As part of Designathon 2019, the Alzheimer’s Disease Association (ADA) provided an Enabling EDIE workshop for participants to experience the feelings of frustration and helplessness to increase empathy and explore intervention strategies for persons living with dementia. Heather Taylor, shares with us her experience during the workshop.
By Heather Taylor
After encountering a traumatic or life-changing event, people may choose to disclose their fears and concerns so others may know the struggles they face. However, no matter how vivid the details are, such verbal descriptions can often only go so far. Situations such as these can cause the individual to feel lonely, misunderstood or even ostracized because of their exclusive experience.
For individuals who are diagnosed with dementia, these feelings of isolation and fear are often exacerbated in more ways than one. Family and friends could unconsciously begin to baby and exclude the individual to protect. Or, they could become increasingly frustrated when the individual can no longer articulate words or ideas that once came easily to them. They fail to understand and express agitation when their loved one with dementia are not able to accomplish an action as simple as going to the restroom.
Dementia is a condition which affects mental reasoning and cognitive processes. Things that were once done without thought, may no longer be that simple or easy for those with dementia.
To help the general populace understand, or at the very least, enable them to experience these feelings of frustration and helplessness to increase empathy and explore intervention strategies, the Alzheimer’s Disease Association (ADA) started a virtual simulation training workshop called Enabling EDIE earlier in March this year.
It was a very trying experience, both emotionally and physically.
What is EDIE?
EDIE (Educational Dementia Immersive Experience) is an immersive workshop that uses virtual reality technology to enable participants to see the world through the eyes of a person living with dementia. The experience is aimed to enhance their knowledge of the impact of dementia and adopt reablement approaches or interventions that will improve the quality of life for persons living with dementia. By wearing headphones and an oculus headset, the participant is exposed to both visual and auditory stimulus.
To sensitise our Designathon-ers to the condition, the Organising Team of Designathon 2019 brought in ADA and provided a customised one-hour Enabling EDIE workshop for them. Heather Taylor, shares with us her experience during the workshop.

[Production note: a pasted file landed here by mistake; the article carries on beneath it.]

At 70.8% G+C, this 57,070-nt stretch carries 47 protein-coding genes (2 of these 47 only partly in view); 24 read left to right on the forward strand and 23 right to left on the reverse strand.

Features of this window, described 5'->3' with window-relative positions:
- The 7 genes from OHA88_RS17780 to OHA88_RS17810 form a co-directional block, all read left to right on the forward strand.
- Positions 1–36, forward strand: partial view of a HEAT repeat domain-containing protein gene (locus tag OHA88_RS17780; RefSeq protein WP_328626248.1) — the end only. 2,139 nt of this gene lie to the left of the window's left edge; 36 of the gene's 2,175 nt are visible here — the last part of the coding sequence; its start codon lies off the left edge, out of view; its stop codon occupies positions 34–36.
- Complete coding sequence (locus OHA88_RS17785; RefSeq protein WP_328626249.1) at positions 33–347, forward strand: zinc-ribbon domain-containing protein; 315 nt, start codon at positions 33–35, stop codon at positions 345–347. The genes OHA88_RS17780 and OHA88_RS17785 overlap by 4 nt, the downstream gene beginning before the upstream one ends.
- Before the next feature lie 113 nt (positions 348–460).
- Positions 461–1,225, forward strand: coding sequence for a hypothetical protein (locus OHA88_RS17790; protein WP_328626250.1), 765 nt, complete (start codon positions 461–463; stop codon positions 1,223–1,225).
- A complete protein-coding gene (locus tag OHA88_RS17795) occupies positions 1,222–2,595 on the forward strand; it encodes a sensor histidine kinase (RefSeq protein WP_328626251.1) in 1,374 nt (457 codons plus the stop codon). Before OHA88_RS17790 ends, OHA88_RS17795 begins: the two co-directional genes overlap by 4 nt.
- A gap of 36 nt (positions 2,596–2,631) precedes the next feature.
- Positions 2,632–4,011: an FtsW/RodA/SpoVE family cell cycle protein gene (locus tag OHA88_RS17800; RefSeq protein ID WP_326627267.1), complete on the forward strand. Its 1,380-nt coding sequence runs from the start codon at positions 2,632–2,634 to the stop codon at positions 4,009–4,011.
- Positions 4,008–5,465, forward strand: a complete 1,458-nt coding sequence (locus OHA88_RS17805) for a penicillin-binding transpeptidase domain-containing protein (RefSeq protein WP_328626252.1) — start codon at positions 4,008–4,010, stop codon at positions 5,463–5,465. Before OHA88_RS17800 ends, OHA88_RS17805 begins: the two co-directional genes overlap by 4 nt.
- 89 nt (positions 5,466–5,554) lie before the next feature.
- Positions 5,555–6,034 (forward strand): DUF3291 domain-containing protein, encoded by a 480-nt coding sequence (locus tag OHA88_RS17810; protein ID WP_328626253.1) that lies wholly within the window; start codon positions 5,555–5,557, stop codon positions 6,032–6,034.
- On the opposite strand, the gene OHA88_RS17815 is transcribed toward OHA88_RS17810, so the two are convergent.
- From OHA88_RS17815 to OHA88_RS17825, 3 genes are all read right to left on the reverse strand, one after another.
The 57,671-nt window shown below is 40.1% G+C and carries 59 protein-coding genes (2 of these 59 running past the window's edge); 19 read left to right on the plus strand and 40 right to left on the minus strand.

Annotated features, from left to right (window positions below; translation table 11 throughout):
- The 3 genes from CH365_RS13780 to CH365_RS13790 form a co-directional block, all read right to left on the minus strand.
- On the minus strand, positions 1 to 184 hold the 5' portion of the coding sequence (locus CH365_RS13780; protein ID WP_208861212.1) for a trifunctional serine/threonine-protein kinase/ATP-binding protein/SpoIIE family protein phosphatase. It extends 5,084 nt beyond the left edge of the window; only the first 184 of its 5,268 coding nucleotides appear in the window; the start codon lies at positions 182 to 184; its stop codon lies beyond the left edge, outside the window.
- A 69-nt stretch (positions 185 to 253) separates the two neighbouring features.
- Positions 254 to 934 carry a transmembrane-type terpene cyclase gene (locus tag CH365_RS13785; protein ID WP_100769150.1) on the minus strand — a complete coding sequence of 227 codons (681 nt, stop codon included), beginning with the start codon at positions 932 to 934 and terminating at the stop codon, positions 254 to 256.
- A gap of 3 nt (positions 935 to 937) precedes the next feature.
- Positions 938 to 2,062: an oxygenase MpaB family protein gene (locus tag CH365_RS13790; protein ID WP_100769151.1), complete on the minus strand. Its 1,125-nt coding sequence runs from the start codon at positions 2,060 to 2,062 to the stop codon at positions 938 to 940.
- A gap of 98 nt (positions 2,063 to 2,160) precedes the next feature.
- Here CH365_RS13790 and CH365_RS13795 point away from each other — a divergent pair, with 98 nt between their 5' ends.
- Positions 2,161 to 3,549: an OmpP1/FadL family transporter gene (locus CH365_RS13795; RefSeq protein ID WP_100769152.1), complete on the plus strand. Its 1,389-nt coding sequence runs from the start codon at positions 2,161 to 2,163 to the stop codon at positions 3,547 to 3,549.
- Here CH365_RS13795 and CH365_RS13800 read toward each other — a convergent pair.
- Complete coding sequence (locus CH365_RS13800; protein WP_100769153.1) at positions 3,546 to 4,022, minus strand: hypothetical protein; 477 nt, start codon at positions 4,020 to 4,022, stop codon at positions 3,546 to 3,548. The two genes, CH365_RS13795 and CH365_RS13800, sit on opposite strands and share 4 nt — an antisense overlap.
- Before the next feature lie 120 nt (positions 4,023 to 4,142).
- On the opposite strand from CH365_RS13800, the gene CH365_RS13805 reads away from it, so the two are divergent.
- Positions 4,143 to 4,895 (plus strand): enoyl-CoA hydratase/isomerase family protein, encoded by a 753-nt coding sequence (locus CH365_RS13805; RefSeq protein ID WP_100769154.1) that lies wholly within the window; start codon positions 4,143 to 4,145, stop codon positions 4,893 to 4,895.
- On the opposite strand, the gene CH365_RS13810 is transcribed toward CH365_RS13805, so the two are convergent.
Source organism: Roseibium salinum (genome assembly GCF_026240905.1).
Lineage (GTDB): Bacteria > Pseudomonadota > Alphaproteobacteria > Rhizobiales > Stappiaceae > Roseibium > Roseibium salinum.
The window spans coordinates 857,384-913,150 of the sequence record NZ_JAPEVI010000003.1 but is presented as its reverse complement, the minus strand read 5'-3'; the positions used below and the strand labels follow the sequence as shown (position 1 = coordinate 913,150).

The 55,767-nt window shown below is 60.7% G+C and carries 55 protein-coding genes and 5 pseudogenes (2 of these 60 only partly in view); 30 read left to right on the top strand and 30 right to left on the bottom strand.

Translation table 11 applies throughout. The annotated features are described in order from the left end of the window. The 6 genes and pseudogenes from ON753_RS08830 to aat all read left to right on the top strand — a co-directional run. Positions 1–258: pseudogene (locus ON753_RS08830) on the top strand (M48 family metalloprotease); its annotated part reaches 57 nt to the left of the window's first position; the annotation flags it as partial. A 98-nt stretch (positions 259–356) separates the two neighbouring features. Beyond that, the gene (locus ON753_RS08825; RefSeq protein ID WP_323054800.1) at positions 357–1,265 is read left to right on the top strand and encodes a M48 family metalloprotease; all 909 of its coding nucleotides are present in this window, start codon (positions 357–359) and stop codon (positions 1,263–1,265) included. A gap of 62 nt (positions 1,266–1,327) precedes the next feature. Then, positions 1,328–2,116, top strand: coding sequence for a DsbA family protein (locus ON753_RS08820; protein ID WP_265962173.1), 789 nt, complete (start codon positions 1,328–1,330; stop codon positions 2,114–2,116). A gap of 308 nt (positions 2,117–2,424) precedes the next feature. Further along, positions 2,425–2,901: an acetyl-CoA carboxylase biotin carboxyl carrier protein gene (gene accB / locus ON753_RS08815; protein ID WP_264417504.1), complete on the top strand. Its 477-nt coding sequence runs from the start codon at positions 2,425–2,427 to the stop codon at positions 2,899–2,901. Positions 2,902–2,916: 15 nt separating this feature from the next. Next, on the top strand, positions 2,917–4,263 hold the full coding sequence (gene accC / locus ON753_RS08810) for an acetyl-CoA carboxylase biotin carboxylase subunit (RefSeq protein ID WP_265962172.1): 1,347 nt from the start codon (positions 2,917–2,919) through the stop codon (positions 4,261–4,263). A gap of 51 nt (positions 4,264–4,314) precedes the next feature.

This virtual experience opened my eyes to the challenges this cognitive disorder can cause and helped me have greater empathy for people with dementia.
How did it feel to be Edie?
Having the opportunity to experience this simulation for myself, I now have a better understanding of the impact that dementia has on persons living with the condition. It was the small details that really distracted me. On the way to the toilet (as Edie), I had to navigate through various obstacles that I would normally not have noticed in my everyday life. It was a very trying experience, both emotionally and physically.
After experiencing the second part of the simulation, where changes and improvements were made, it made me realise how helpful little changes to the physical environment can be to enable persons living with dementia to continue living independently in their own homes. And how, as caregivers, love and patience can truly go a long way to help our loved ones with dementia live a dignified life.
Any final reflections or advice?
To be unable to do something as simple and personal as going to the toilet and reliving myself, and experiencing it as Edie did made me realise how helpless and frightening the progression of dementia can be. This virtual experience opened my eyes to the challenges this cognitive disorder can cause and helped me have greater empathy for people with dementia. I really hope more people can have the opportunity to experience this workshop so that they can gain a better understanding of the condition and its impact and be more patient and considerate before acting out in anger and frustration.
The Enabling EDIE workshops are conducted at Alzheimer’s Disease Association (ADA) Singapore. Find out more and sign up at the ADA Academy.